Q. Merriman Smith, United Press International: In the same connection, sir, what do you think, quite aside from the Nixon visit, of the proposition of the Russians through Pravda, in a three-column article this morning, and through statements by Khrushchev, literally criticizing the proclamation by you of a week of prayer for the captive people?

What do you think of their basic criticism of you for proclaiming a week of prayer?

THE PRESIDENT. Well, of course they don't admit there are any captive nations. They have their own propaganda. They present a picture to their own peoples, including the world, so far as they can, that we know is distorted and is untrue.

This, to our way of thinking, is quite important not only because it is a matter of simple justice and human concern for all these people, but when you come down to it this country is made up of a great many of those people. We have relatives and people of the ethnic derivation of all those captive nations, and it becomes sort of a personal thing with us and would be almost unusual for us to be silent all the time and just acquiesce, presumably in their right to express themselves in the form of their government.

Q. Ray L. Scherer, NBC News: Do you see any danger that continued stalemate at Geneva might bring about an erosion in the Western position, in the effort to get something settled?

THE PRESIDENT. Once in a while you see such hints, because there is implied that there is a weakening of the strength of will of our delegation.

Well, knowing Mr. Herter and some of the others, I'm quite certain, on his part, at least, that this is not taking place, and I'm confident with respect to the others and the allies. So that while these things are very wearing, and sometimes physically wearing as well as mentally, intellectually, I think there need be no fear that they are standing firmly on principle.

But I do insist always, we are ready, they are ready, to undertake any negotiation on any suggestion or any offer that, recognizing our basic rights as the starting point, still offers some promise to easing what we call world tensions....

3. Captive Nations resolution of the U.S. Congress(PUBLIC LAW 86-90)


Whereas the greatness of the United States is in large part attributable to its having been able, through the democratic process, to achieve a harmonious national unit of its people, even though they stem from the most diverse of racial, religious, and ethnic backgrounds; and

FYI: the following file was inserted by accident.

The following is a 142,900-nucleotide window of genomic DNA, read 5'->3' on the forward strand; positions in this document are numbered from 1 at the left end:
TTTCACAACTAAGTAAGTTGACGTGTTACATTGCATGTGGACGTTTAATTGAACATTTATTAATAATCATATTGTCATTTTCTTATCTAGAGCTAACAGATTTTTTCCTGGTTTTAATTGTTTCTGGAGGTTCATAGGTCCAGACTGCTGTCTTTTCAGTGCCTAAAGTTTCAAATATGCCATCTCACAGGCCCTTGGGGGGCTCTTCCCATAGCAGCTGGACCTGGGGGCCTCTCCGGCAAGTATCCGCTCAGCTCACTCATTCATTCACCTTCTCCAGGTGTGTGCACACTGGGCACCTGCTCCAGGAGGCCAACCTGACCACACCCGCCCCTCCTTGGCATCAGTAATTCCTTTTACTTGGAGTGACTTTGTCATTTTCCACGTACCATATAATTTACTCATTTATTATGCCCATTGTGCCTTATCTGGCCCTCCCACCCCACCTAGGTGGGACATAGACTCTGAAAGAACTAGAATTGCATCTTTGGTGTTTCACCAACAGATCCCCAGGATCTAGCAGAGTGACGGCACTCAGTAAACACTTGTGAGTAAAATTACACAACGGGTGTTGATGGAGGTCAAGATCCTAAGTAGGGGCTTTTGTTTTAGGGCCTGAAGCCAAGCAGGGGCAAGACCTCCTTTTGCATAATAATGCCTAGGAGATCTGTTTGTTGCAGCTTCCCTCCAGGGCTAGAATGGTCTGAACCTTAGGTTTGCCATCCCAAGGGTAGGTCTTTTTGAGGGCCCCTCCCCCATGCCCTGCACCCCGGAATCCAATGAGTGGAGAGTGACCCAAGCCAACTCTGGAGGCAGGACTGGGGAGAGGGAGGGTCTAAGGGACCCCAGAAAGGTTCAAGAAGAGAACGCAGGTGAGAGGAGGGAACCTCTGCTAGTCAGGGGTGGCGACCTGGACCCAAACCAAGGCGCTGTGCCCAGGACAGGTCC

American diversity in 1959.

Whereas this harmonious unification of the diverse elements of our free society has led the people of the United States to possess a warm understanding and sympathy for the aspirations of peoples everywhere and to recognize the natural interdependency of the peoples and nations of the world; and

Whereas the enslavement of a substantial part of the world's population by Communist imperialism makes a mockery of the idea of peaceful coexistence between nations and constitutes a detriment to the natural bonds of understanding between the people of the United States and other peoples; and

Whereas since 1918 the imperialistic and aggressive policies of Russian communism have resulted in the creation of a vast empire which poses a die threat to the security of the United States and of all the free people of the world; and

Note the USSR empire to that point.  Since 1918?  Why does it treaten the US and free peoples?  How does it do so?  With weapons or with idealistic promises or with shady tactics?

Whereas the imperialistic policies of Communist Russia have led, through direct and indirect aggression, to the subjugation of the national independence of Poland, Hungary, Lithuania, Ukraine, Czechoslovakia, Latvia, Estonia, White Ruthenia, Rumania, East Germany, Bulgaria, mainland China, Armenia, Azerbaijan, Georgia, North Korea, Albania, Idel-Ural, Tibet, Cossackia, Turkestan, North Viet-Nam, and others; and

Detail each.  

Whereas these submerged nations look to the United States, as the citadel of human freedom, for leadership in bringing about their liberation and independence and in restoring to them the enjoyment of their Christian, Jewish, Moslem, Buddhist, or other religious freedoms, and of their individual liberties; and

Examples of this actually happening; people looking to the US and the US providing the enjoyment of these listed activities.

Whereas it is vital to the national security of the United States that the desire for liberty and independence on the part of the peoples of these conquered nations should be steadfastly kept alive; and

Whereas the desire for liberty and independence by the overwhelming majority of the people of these submerged nations constitutes a powerful deterrent to war and one of the best hopes for a just and lasting peace; and

How the Soviets might use them to war rather than their own wishes for peace.

Whereas it is fitting that we clearly manifest to such peoples through an appropriate and official means the historic fact that the people of the United States share with them their aspirations for the recovery of their freedom and independence:

Now, therefore, be it

Resolved by the Senate and House of Representatives of the United States of America in Congress assembled, That:

The President of the United States is authorized and requested to issue a proclamation designating the third week in July 1959 as "Captive Nations Week" and inviting the people of the United States to observe such week with appropriate ceremonies and activities. The President is further authorized and requested to issue a similar proclamation each year until such time as freedom and independence shall have been achieved for all the captive nations of the world.

4. Questions

Does anyone know what happened during Captive Nations Week in 1959 or 1960?